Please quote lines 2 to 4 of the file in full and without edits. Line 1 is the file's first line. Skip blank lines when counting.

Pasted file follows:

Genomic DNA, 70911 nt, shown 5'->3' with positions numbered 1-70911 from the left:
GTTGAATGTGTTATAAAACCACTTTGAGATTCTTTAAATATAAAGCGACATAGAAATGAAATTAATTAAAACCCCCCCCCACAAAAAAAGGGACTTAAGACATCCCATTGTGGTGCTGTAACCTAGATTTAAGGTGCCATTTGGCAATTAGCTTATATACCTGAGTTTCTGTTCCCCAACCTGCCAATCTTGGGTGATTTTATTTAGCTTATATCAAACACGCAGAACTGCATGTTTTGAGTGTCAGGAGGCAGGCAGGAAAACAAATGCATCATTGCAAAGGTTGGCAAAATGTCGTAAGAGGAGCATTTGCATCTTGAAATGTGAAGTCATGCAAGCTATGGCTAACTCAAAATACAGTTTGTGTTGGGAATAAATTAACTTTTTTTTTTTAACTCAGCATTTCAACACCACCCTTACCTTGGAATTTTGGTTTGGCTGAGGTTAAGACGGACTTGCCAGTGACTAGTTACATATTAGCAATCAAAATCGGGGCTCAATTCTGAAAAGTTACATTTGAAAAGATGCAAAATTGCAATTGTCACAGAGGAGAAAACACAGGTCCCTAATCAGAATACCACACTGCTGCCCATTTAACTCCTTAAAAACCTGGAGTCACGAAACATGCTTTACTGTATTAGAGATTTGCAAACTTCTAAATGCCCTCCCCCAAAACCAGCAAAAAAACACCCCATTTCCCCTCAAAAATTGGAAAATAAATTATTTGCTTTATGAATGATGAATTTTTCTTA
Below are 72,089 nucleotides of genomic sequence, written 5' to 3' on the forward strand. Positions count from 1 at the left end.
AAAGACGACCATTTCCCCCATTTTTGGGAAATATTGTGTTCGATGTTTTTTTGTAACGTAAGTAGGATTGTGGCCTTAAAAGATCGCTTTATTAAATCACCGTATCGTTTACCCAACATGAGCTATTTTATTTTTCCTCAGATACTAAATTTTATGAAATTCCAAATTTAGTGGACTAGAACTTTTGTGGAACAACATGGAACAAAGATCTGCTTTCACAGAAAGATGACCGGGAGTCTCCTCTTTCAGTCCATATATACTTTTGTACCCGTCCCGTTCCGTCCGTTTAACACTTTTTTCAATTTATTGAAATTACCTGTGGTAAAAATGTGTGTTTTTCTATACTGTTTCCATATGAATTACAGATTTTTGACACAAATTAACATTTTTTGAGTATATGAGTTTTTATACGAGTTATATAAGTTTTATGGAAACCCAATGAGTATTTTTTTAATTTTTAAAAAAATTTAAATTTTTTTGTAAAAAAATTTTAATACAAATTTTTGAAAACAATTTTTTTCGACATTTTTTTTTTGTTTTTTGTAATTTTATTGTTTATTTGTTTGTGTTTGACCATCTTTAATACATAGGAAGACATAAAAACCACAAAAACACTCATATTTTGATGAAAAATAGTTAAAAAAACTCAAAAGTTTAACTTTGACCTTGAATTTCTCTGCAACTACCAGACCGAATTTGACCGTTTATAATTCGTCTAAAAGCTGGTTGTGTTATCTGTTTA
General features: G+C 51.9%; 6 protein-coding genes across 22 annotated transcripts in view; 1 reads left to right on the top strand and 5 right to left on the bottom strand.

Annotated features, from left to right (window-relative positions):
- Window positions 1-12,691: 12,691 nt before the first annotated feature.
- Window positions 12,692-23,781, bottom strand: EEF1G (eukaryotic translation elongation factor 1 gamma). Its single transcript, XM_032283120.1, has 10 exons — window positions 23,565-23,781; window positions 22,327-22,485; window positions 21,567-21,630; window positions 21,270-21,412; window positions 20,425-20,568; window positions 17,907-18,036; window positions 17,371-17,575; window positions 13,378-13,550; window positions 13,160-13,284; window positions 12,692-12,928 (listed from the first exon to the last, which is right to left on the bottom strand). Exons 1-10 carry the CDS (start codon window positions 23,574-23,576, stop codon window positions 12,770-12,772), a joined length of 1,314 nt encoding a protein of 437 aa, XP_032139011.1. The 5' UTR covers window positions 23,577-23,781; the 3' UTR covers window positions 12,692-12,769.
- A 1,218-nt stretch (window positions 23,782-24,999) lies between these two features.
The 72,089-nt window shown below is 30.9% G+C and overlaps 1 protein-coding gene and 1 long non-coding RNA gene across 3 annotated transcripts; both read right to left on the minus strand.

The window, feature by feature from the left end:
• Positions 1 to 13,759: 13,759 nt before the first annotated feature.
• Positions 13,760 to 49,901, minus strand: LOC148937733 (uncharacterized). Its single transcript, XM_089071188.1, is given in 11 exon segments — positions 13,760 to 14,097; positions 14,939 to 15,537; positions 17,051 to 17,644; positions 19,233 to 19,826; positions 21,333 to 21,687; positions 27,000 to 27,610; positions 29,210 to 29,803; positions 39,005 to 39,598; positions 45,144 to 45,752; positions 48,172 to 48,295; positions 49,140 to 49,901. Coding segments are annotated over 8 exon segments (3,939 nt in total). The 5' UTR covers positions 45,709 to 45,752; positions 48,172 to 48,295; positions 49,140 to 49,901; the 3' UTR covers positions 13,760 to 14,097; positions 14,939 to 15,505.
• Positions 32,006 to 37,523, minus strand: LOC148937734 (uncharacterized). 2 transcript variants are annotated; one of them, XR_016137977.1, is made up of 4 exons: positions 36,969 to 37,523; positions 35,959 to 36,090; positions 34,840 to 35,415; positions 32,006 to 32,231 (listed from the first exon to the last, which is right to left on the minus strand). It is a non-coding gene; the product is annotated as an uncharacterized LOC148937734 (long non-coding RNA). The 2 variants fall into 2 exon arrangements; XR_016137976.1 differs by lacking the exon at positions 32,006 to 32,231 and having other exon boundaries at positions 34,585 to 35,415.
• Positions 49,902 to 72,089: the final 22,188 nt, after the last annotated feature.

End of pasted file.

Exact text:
GTTGAATGTGTTATAAAACCACTTTGAGATTCTTTAAATATAAAGCGACATAGAAATGAAATTAATTAAAACCCCCCCCCACAAAAAAAGGGACTTAAGACATCCCATTGTGGTGCTGTAACCTAGATTTAAGGTGCCATTTGGCAATTAGCTTATATACCTGAGTTTCTGTTCCCCAACCTGCCAATCTTGGGTGATTTTATTTAGCTTATATCAAACACGCAGAACTGCATGTTTTGAGTGTCAGGAGGCAGGCAGGAAAACAAATGCATCATTGCAAAGGTTGGCAAAATGTCGTAAGAGGAGCATTTGCATCTTGAAATGTGAAGTCATGCAAGCTATGGCTAACTCAAAATACAGTTTGTGTTGGGAATAAATTAACTTTTTTTTTTTAACTCAGCATTTCAACACCACCCTTACCTTGGAATTTTGGTTTGGCTGAGGTTAAGACGGACTTGCCAGTGACTAGTTACATATTAGCAATCAAAATCGGGGCTCAATTCTGAAAAGTTACATTTGAAAAGATGCAAAATTGCAATTGTCACAGAGGAGAAAACACAGGTCCCTAATCAGAATACCACACTGCTGCCCATTTAACTCCTTAAAAACCTGGAGTCACGAAACATGCTTTACTGTATTAGAGATTTGCAAACTTCTAAATGCCCTCCCCCAAAACCAGCAAAAAAACACCCCATTTCCCCTCAAAAATTGGAAAATAAATTATTTGCTTTATGAATGATGAATTTTTCTTA
Below are 72,089 nucleotides of genomic sequence, written 5' to 3' on the forward strand. Positions count from 1 at the left end.
AAAGACGACCATTTCCCCCATTTTTGGGAAATATTGTGTTCGATGTTTTTTTGTAACGTAAGTAGGATTGTGGCCTTAAAAGATCGCTTTATTAAATCACCGTATCGTTTACCCAACATGAGCTATTTTATTTTTCCTCAGATACTAAATTTTATGAAATTCCAAATTTAGTGGACTAGAACTTTTGTGGAACAACATGGAACAAAGATCTGCTTTCACAGAAAGATGACCGGGAGTCTCCTCTTTCAGTCCATATATACTTTTGTACCCGTCCCGTTCCGTCCGTTTAACACTTTTTTCAATTTATTGAAATTACCTGTGGTAAAAATGTGTGTTTTTCTATACTGTTTCCATATGAATTACAGATTTTTGACACAAATTAACATTTTTTGAGTATATGAGTTTTTATACGAGTTATATAAGTTTTATGGAAACCCAATGAGTATTTTTTTAATTTTTAAAAAAATTTAAATTTTTTTGTAAAAAAATTTTAATACAAATTTTTGAAAACAATTTTTTTCGACATTTTTTTTTTGTTTTTTGTAATTTTATTGTTTATTTGTTTGTGTTTGACCATCTTTAATACATAGGAAGACATAAAAACCACAAAAACACTCATATTTTGATGAAAAATAGTTAAAAAAACTCAAAAGTTTAACTTTGACCTTGAATTTCTCTGCAACTACCAGACCGAATTTGACCGTTTATAATTCGTCTAAAAGCTGGTTGTGTTATCTGTTTA